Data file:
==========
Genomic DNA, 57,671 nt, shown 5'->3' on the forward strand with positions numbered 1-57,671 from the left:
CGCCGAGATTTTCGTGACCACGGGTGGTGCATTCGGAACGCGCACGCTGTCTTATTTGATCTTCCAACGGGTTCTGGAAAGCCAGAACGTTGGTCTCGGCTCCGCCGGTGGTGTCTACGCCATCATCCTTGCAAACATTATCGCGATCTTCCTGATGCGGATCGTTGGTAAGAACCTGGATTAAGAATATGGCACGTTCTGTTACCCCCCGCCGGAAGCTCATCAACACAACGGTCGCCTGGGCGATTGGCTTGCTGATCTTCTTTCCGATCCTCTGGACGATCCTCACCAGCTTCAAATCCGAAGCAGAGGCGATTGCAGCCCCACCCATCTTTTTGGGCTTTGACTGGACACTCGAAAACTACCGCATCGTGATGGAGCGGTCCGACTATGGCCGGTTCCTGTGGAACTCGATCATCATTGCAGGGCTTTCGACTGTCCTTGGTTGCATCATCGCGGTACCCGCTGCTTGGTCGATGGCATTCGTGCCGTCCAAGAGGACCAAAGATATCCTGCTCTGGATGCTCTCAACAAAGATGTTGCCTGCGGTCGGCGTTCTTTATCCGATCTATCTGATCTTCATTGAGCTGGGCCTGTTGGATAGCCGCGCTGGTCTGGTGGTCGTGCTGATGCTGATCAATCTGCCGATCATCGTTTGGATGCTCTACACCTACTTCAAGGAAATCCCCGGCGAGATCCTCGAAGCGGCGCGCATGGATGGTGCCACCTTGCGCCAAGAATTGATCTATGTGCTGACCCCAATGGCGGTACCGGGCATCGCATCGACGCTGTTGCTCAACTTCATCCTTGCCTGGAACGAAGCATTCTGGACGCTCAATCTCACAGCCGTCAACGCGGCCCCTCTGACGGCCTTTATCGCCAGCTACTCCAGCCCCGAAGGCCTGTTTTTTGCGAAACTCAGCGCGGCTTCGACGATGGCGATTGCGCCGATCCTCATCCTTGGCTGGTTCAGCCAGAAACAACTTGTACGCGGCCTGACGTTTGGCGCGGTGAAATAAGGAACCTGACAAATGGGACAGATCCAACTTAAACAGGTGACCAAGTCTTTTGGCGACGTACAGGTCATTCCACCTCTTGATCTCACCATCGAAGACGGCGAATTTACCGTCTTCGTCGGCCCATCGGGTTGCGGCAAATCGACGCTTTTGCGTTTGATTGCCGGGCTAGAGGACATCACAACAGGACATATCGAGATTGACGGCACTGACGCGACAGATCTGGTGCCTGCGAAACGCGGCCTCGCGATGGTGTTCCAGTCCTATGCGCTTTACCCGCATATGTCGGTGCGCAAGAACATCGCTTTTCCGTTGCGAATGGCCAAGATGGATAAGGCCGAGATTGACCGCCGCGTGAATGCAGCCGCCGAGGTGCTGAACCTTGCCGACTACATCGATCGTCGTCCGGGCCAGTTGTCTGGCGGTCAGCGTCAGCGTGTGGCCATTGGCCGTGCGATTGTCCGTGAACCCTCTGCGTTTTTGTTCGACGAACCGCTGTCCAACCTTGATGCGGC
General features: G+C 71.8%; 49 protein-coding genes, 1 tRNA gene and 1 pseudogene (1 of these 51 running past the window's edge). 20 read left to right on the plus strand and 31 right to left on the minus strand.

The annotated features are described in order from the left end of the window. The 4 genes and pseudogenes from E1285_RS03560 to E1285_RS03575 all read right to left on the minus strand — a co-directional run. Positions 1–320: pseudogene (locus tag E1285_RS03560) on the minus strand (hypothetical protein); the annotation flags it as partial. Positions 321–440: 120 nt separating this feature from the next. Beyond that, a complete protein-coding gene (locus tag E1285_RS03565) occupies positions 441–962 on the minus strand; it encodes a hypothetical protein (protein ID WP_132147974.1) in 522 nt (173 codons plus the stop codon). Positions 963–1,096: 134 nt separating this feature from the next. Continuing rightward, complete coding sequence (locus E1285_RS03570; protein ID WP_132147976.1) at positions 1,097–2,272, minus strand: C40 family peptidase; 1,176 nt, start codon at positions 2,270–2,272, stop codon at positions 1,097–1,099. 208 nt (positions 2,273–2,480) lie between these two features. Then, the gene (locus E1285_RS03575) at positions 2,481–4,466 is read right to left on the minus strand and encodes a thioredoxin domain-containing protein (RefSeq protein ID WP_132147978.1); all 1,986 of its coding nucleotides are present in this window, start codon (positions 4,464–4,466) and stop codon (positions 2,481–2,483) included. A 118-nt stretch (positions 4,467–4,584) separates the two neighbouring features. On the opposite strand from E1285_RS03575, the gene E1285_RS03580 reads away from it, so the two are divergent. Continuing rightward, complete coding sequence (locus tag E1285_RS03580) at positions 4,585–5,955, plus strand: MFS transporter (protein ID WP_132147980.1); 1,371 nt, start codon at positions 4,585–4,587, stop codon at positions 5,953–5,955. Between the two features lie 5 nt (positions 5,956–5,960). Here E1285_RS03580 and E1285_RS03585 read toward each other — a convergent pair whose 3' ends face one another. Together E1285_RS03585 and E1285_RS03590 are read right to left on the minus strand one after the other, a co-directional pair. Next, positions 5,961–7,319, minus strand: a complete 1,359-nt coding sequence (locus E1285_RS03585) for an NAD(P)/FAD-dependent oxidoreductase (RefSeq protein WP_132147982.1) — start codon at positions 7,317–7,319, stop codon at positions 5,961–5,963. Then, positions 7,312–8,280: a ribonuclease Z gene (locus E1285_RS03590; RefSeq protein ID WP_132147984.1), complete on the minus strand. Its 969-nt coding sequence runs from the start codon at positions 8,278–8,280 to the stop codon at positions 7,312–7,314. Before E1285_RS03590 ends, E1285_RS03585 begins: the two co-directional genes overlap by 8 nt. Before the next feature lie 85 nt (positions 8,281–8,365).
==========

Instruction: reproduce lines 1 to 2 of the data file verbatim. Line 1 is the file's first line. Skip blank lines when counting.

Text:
Genomic DNA, 57,671 nt, shown 5'->3' on the forward strand with positions numbered 1-57,671 from the left:
CGCCGAGATTTTCGTGACCACGGGTGGTGCATTCGGAACGCGCACGCTGTCTTATTTGATCTTCCAACGGGTTCTGGAAAGCCAGAACGTTGGTCTCGGCTCCGCCGGTGGTGTCTACGCCATCATCCTTGCAAACATTATCGCGATCTTCCTGATGCGGATCGTTGGTAAGAACCTGGATTAAGAATATGGCACGTTCTGTTACCCCCCGCCGGAAGCTCATCAACACAACGGTCGCCTGGGCGATTGGCTTGCTGATCTTCTTTCCGATCCTCTGGACGATCCTCACCAGCTTCAAATCCGAAGCAGAGGCGATTGCAGCCCCACCCATCTTTTTGGGCTTTGACTGGACACTCGAAAACTACCGCATCGTGATGGAGCGGTCCGACTATGGCCGGTTCCTGTGGAACTCGATCATCATTGCAGGGCTTTCGACTGTCCTTGGTTGCATCATCGCGGTACCCGCTGCTTGGTCGATGGCATTCGTGCCGTCCAAGAGGACCAAAGATATCCTGCTCTGGATGCTCTCAACAAAGATGTTGCCTGCGGTCGGCGTTCTTTATCCGATCTATCTGATCTTCATTGAGCTGGGCCTGTTGGATAGCCGCGCTGGTCTGGTGGTCGTGCTGATGCTGATCAATCTGCCGATCATCGTTTGGATGCTCTACACCTACTTCAAGGAAATCCCCGGCGAGATCCTCGAAGCGGCGCGCATGGATGGTGCCACCTTGCGCCAAGAATTGATCTATGTGCTGACCCCAATGGCGGTACCGGGCATCGCATCGACGCTGTTGCTCAACTTCATCCTTGCCTGGAACGAAGCATTCTGGACGCTCAATCTCACAGCCGTCAACGCGGCCCCTCTGACGGCCTTTATCGCCAGCTACTCCAGCCCCGAAGGCCTGTTTTTTGCGAAACTCAGCGCGGCTTCGACGATGGCGATTGCGCCGATCCTCATCCTTGGCTGGTTCAGCCAGAAACAACTTGTACGCGGCCTGACGTTTGGCGCGGTGAAATAAGGAACCTGACAAATGGGACAGATCCAACTTAAACAGGTGACCAAGTCTTTTGGCGACGTACAGGTCATTCCACCTCTTGATCTCACCATCGAAGACGGCGAATTTACCGTCTTCGTCGGCCCATCGGGTTGCGGCAAATCGACGCTTTTGCGTTTGATTGCCGGGCTAGAGGACATCACAACAGGACATATCGAGATTGACGGCACTGACGCGACAGATCTGGTGCCTGCGAAACGCGGCCTCGCGATGGTGTTCCAGTCCTATGCGCTTTACCCGCATATGTCGGTGCGCAAGAACATCGCTTTTCCGTTGCGAATGGCCAAGATGGATAAGGCCGAGATTGACCGCCGCGTGAATGCAGCCGCCGAGGTGCTGAACCTTGCCGACTACATCGATCGTCGTCCGGGCCAGTTGTCTGGCGGTCAGCGTCAGCGTGTGGCCATTGGCCGTGCGATTGTCCGTGAACCCTCTGCGTTTTTGTTCGACGAACCGCTGTCCAACCTTGATGCGGC